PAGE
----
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Loan Approval Letter Declined

Ask the Real Estate Lawyer: Real Estate Law Q&A

REM #LAW 696

By Ilyce R. Glink and Samuel J. Tamkin

Summary: A reader had a buyer for their home with a loan approval letter. The buyer's financing was then declined. Ilyce and Sam explain loan approval and commitment letters and discuss any recourse the seller may have.

Q: The buyer for my house received a loan approval letter from her bank.
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One month before settlement, the lender declined to loan her the money.

This is affecting the sale of three houses due to prior home sale contingencies. Do I, as the seller, have any legal recourse against the buyer's bank?

A: A seller of a property does not generally have the ability to sue another person’s lender for failing to provide financing to that other person. Your buyer might have the right to sue the lender, but you probably don’t.

You’d have to sit down with an attorney and discuss the specifics of your case. If there are unique circumstances that relate to your dealings with the lender or any other specific information that would give rise to your suing the lender, your attorney should be able ascertain whether you have a case.

The fact that one or more closings failed because the lender did not provide financing would not, in and of itself, allow you to sue the lender.

Let’s talk about the loan “approval” letter. It’s possible that the letter contained conditions that the buyer did not meet. If the loan “approval” letter was merely a prequalification letter that stated that the borrower could qualify for the loan but was subject to the usual approval conditions and underwriting requirements, the letter you may have seen was not a true approval letter.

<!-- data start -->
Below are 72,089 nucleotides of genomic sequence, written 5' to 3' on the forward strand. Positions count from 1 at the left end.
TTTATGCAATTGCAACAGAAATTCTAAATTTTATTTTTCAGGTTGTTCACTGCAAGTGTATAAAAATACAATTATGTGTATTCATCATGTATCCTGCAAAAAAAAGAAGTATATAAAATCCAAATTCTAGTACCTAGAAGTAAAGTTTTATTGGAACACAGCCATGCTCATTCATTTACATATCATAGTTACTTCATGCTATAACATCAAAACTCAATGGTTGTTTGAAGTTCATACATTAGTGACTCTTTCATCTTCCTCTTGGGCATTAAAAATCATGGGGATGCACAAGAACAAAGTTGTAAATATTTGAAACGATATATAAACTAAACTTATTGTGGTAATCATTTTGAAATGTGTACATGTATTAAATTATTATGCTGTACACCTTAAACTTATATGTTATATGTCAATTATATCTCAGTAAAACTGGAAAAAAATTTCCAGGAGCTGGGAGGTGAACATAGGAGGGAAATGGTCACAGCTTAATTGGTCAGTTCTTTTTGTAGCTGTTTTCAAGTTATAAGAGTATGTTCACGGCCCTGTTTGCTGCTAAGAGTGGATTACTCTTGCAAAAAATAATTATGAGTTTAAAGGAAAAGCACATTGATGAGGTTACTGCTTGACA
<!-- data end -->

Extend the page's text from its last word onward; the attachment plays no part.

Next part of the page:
When a lender approves a borrower for the purchase of a home, the lender will generally issue a commitment letter or an approval letter that specifically states the terms of the loan and certain conditions that need to be met by the closing date.

These might include making sure the seller can convey clean title of the home to the buyer, that the buyer is still employed, and that the buyer’s financial picture has not changed in any material way. Conditions for approval might also include having the buyer sign certain documents at the closing.

If you review the “approval” letter and it states that the buyer is approved subject to credit review issues, a proper appraisal of the property and verification of information, the letter does not commit the lender to loan the money. There are too many issues outstanding. The lender may have not even checked the buyer’s credit history, credit score or even verified any information provided by the buyer.

There is one interesting fact that needs to be explored: if the buyer received the approval letter and if your contract would have allowed the buyer to terminate the contract if she did not receive financing, but the buyer did not terminate the contract, the buyer might be deemed to have defaulted under the contract when she failed to close.

If the buyer failed to close and the buyer was in default, you may have the right to sue the buyer for breach of contract and recover your damages or even retain the earnest money deposit that may have been given when the contract was signed.

Talk to a real estate attorney about the specifics of your case for more information.

Samuel J. Tamkin is a Chicago-based real estate attorney. Ilyce R. Glink’s latest book is 50 Simple Steps You Can Take To Sell Your Home Faster and For More Money In Any Market. If you have questions for them, write: Real Estate Matters Syndicate, PO Box 366, Glencoe, IL 60022 or contact them through Ilyce’s website




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